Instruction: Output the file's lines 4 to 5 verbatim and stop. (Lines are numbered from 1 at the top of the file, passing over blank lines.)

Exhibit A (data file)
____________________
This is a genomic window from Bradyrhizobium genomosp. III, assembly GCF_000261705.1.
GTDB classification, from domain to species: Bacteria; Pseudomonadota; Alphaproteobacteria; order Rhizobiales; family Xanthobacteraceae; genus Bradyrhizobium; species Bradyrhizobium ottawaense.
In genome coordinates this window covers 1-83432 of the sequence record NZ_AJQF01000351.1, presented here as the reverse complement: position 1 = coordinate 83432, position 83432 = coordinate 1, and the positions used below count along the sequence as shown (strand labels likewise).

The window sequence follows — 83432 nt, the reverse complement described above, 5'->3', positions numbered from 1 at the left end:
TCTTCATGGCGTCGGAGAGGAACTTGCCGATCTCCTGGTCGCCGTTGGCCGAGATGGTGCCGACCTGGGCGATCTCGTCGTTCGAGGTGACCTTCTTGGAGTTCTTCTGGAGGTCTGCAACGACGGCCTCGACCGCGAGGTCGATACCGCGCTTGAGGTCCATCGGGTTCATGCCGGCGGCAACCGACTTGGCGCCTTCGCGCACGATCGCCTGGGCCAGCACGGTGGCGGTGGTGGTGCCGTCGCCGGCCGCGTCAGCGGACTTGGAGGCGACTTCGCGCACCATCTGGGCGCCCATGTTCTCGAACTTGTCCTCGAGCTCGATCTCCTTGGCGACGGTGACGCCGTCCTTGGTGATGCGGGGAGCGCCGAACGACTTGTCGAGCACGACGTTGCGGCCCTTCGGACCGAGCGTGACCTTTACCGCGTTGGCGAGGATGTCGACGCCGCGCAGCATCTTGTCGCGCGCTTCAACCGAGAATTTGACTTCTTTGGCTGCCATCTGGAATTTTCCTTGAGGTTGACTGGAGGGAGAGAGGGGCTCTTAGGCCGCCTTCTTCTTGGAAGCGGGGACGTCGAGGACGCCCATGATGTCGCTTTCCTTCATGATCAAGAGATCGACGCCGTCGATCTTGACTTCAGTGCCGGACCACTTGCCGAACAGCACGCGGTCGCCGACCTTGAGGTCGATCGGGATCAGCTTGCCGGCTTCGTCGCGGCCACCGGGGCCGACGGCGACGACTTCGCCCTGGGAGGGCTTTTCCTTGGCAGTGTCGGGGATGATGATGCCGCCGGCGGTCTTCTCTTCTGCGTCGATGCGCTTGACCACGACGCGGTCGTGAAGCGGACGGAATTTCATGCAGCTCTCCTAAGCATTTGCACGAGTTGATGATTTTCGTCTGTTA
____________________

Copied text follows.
The window sequence follows — 83432 nt, the reverse complement described above, 5'->3', positions numbered from 1 at the left end:
TCTTCATGGCGTCGGAGAGGAACTTGCCGATCTCCTGGTCGCCGTTGGCCGAGATGGTGCCGACCTGGGCGATCTCGTCGTTCGAGGTGACCTTCTTGGAGTTCTTCTGGAGGTCTGCAACGACGGCCTCGACCGCGAGGTCGATACCGCGCTTGAGGTCCATCGGGTTCATGCCGGCGGCAACCGACTTGGCGCCTTCGCGCACGATCGCCTGGGCCAGCACGGTGGCGGTGGTGGTGCCGTCGCCGGCCGCGTCAGCGGACTTGGAGGCGACTTCGCGCACCATCTGGGCGCCCATGTTCTCGAACTTGTCCTCGAGCTCGATCTCCTTGGCGACGGTGACGCCGTCCTTGGTGATGCGGGGAGCGCCGAACGACTTGTCGAGCACGACGTTGCGGCCCTTCGGACCGAGCGTGACCTTTACCGCGTTGGCGAGGATGTCGACGCCGCGCAGCATCTTGTCGCGCGCTTCAACCGAGAATTTGACTTCTTTGGCTGCCATCTGGAATTTTCCTTGAGGTTGACTGGAGGGAGAGAGGGGCTCTTAGGCCGCCTTCTTCTTGGAAGCGGGGACGTCGAGGACGCCCATGATGTCGCTTTCCTTCATGATCAAGAGATCGACGCCGTCGATCTTGACTTCAGTGCCGGACCACTTGCCGAACAGCACGCGGTCGCCGACCTTGAGGTCGATCGGGATCAGCTTGCCGGCTTCGTCGCGGCCACCGGGGCCGACGGCGACGACTTCGCCCTGGGAGGGCTTTTCCTTGGCAGTGTCGGGGATGATGATGCCGCCGGCGGTCTTCTCTTCTGCGTCGATGCGCTTGACCACGACGCGGTCGTGAAGCGGACGGAATTTCATGCAGCTCTCCTAAGCATTTGCACGAGTTGATGATTTTCGTCTGTTA